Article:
January 13, 2008

The Afterlife of Cellphones

13cell600.1.jpg A growing international trade in discarded mobile phones is helping the world’s poor. But will it poison the earth? asks The New York Times.

"Cellphones are the most valuable form of e-waste. Each one contains about a dollar’s worth of precious metals, mostly gold. And while single phones house far less hazardous material than a computer — an old, clunky monitor can incorporate seven pounds of lead — their cumulative presence is staggering.

Last year, according to ABI Research, 1.2 billion phones were sold worldwide. Sixty percent of them probably replaced existing ones. In the United States, phones are cast aside after, on average, 12 months. And according to the industry trade group CTIA, four out of every five people in the country own cellphones."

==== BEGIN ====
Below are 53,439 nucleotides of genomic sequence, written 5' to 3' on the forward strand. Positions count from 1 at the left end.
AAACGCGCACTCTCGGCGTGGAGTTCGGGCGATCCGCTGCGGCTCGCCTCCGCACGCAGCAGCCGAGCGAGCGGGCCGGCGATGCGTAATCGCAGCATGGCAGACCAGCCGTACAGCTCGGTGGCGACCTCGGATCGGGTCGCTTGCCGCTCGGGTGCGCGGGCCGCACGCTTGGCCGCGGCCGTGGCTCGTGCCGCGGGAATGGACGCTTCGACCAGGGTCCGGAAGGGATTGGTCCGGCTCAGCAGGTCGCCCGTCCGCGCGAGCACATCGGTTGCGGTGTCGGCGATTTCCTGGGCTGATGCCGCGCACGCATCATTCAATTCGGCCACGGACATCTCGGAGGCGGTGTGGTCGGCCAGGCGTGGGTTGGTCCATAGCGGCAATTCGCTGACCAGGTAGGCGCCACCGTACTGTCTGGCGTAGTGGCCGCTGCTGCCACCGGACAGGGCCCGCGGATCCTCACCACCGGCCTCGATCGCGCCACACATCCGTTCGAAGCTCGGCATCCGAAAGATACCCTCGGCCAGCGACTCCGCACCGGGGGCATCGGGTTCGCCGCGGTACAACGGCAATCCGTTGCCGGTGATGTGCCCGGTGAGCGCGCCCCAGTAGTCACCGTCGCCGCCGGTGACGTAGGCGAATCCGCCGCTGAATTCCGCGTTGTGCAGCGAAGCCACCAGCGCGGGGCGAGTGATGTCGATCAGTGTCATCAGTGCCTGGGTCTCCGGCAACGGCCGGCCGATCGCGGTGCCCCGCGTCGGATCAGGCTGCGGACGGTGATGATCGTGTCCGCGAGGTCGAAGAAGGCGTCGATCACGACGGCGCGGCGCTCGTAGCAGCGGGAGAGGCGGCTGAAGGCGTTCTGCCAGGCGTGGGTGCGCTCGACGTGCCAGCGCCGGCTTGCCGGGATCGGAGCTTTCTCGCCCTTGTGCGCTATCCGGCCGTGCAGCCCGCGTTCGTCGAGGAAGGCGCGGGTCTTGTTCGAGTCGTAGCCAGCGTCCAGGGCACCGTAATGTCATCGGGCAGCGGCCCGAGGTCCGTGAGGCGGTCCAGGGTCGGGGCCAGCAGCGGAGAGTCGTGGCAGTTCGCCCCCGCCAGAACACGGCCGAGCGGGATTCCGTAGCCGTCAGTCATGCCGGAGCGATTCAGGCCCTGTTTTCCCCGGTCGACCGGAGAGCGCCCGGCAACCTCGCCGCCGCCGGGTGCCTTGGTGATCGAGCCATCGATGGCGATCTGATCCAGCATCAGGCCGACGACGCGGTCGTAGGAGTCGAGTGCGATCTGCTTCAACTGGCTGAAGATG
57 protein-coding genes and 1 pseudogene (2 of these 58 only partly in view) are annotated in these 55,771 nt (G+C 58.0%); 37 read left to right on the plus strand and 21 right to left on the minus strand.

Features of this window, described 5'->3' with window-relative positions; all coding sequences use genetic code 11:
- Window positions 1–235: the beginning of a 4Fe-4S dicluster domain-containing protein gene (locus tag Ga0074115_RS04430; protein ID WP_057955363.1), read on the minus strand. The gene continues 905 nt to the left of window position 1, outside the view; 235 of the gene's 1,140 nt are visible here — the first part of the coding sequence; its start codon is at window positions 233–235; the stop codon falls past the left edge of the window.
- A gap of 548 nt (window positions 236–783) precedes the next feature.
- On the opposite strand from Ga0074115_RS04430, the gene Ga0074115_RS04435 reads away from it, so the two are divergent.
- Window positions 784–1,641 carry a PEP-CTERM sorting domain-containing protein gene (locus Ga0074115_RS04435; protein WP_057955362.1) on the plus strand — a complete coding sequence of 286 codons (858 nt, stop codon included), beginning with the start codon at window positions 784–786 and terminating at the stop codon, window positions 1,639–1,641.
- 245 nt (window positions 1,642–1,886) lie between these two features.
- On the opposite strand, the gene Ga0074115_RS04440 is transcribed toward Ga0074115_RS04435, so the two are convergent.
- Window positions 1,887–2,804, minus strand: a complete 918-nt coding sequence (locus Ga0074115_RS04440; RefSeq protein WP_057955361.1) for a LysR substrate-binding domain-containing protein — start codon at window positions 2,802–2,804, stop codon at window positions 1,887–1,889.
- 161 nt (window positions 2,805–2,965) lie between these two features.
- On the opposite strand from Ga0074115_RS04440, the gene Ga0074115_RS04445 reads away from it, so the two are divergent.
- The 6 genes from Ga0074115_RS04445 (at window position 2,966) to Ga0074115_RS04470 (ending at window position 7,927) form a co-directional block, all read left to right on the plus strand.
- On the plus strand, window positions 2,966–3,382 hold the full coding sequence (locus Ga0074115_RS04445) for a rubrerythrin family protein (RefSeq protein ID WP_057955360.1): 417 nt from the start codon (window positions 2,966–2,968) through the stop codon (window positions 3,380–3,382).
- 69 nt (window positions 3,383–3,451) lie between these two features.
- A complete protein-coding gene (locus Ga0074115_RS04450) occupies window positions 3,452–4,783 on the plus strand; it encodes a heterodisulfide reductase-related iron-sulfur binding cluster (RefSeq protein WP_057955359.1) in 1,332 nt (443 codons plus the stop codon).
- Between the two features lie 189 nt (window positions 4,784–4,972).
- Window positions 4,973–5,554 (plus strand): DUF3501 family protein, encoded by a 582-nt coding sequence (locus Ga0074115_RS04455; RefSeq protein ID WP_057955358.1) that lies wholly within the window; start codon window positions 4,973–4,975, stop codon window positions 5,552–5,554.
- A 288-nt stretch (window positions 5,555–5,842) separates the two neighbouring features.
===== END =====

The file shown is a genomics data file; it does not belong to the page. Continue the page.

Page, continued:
emily | 10:00 AM | Cell Phone Recycling | Add this this entry to your del.icio.us bookmarks. Digg This Technorati search results for this Entry
The Permanent Link to this page is: https://textually.org/textually/archives/2008/01/018650.htm
Google+ FaceBook Follow Me on Pinterest
Home | About | ArchivesCopyright © 2016